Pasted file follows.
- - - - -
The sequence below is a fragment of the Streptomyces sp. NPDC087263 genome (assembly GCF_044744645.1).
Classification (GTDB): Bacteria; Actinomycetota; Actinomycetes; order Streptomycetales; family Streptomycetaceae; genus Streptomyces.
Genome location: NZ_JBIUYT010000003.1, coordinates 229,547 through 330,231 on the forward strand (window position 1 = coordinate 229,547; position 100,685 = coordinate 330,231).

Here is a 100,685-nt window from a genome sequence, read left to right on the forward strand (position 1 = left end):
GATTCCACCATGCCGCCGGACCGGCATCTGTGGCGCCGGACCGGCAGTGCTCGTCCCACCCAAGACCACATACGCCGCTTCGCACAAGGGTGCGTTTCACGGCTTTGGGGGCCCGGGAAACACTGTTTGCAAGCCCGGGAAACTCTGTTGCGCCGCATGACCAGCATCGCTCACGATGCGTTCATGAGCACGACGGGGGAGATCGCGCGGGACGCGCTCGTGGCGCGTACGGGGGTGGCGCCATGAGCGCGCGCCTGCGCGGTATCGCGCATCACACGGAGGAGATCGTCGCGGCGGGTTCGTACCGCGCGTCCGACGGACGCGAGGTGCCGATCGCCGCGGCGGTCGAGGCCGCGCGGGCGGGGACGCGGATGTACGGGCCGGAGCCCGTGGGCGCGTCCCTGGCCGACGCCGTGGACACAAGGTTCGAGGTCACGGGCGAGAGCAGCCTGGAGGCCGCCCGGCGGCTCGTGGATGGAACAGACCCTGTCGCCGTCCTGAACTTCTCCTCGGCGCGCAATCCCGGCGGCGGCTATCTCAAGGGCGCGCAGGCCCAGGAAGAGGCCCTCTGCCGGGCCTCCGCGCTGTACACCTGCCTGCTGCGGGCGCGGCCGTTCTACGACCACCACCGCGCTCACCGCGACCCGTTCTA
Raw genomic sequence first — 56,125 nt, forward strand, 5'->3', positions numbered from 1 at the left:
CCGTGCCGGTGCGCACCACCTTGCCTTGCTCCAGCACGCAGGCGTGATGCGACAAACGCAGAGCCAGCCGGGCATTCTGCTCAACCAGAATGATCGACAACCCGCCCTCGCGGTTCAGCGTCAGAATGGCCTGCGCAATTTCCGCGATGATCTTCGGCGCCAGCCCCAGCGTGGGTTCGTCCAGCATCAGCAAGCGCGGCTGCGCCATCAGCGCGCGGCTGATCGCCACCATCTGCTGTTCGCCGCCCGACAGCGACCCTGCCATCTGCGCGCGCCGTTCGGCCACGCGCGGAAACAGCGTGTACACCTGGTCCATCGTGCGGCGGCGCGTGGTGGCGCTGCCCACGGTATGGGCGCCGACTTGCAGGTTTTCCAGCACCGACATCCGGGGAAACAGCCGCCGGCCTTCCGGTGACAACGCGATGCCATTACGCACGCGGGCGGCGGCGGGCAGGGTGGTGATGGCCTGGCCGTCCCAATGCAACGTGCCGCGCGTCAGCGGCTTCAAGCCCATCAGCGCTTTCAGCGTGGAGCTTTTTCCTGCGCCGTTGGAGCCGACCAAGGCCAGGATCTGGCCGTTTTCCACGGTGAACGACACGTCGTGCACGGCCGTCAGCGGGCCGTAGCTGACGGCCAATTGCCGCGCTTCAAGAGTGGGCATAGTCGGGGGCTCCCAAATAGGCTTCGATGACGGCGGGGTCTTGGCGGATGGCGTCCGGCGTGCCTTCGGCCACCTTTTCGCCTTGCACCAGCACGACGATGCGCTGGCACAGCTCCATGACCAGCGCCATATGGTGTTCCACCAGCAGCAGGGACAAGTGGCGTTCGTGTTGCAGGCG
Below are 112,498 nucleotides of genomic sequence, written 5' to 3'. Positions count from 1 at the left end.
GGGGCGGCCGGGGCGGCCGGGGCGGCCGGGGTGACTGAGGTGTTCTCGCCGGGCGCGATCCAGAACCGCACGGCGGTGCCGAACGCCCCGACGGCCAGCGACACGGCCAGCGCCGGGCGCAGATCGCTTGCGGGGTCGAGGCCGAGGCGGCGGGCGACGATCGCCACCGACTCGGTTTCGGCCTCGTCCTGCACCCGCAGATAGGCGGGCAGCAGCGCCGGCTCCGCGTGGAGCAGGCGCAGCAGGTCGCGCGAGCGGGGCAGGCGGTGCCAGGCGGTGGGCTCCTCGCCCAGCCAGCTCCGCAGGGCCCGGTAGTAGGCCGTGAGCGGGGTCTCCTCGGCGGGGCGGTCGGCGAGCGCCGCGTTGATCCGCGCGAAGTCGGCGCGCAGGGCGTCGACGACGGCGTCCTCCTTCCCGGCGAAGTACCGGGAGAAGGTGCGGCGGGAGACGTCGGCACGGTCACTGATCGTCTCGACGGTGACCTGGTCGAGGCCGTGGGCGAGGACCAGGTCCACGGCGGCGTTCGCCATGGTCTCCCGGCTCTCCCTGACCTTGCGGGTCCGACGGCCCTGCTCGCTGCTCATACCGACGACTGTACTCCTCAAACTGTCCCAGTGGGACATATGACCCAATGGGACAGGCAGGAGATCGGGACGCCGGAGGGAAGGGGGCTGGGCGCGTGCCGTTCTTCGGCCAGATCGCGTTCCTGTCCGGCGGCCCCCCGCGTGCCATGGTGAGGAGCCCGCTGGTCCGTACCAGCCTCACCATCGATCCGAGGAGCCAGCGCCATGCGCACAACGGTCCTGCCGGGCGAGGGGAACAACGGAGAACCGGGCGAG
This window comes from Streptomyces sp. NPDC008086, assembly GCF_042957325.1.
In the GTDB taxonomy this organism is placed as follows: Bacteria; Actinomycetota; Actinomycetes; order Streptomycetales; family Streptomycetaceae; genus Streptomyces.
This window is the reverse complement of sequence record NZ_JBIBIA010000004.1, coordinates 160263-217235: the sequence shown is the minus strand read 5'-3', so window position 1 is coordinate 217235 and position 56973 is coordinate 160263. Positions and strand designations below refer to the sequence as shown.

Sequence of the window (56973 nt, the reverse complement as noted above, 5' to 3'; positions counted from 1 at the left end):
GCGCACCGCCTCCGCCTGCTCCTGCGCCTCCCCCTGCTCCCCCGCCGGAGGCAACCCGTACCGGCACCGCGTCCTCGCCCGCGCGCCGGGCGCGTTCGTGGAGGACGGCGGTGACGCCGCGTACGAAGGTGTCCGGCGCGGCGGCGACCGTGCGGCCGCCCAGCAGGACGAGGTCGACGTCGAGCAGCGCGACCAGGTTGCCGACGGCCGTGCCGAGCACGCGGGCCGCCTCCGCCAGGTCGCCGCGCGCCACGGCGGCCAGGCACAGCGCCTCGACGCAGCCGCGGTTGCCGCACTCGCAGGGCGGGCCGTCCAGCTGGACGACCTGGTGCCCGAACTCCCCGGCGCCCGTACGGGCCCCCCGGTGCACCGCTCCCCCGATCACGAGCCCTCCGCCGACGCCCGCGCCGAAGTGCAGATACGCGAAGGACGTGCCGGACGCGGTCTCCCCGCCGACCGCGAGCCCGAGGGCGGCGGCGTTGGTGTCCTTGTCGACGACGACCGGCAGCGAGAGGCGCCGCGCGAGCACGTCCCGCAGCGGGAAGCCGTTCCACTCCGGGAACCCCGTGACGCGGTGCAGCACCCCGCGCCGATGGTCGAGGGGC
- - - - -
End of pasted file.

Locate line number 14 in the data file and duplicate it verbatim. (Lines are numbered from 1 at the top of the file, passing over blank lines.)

GCGCACCGCCTCCGCCTGCTCCTGCGCCTCCCCCTGCTCCCCCGCCGGAGGCAACCCGTACCGGCACCGCGTCCTCGCCCGCGCGCCGGGCGCGTTCGTGGAGGACGGCGGTGACGCCGCGTACGAAGGTGTCCGGCGCGGCGGCGACCGTGCGGCCGCCCAGCAGGACGAGGTCGACGTCGAGCAGCGCGACCAGGTTGCCGACGGCCGTGCCGAGCACGCGGGCCGCCTCCGCCAGGTCGCCGCGCGCCACGGCGGCCAGGCACAGCGCCTCGACGCAGCCGCGGTTGCCGCACTCGCAGGGCGGGCCGTCCAGCTGGACGACCTGGTGCCCGAACTCCCCGGCGCCCGTACGGGCCCCCCGGTGCACCGCTCCCCCGATCACGAGCCCTCCGCCGACGCCCGCGCCGAAGTGCAGATACGCGAAGGACGTGCCGGACGCGGTCTCCCCGCCGACCGCGAGCCCGAGGGCGGCGGCGTTGGTGTCCTTGTCGACGACGACCGGCAGCGAGAGGCGCCGCGCGAGCACGTCCCGCAGCGGGAAGCCGTTCCACTCCGGGAACCCCGTGACGCGGTGCAGCACCCCGCGCCGATGGTCGAGGGGC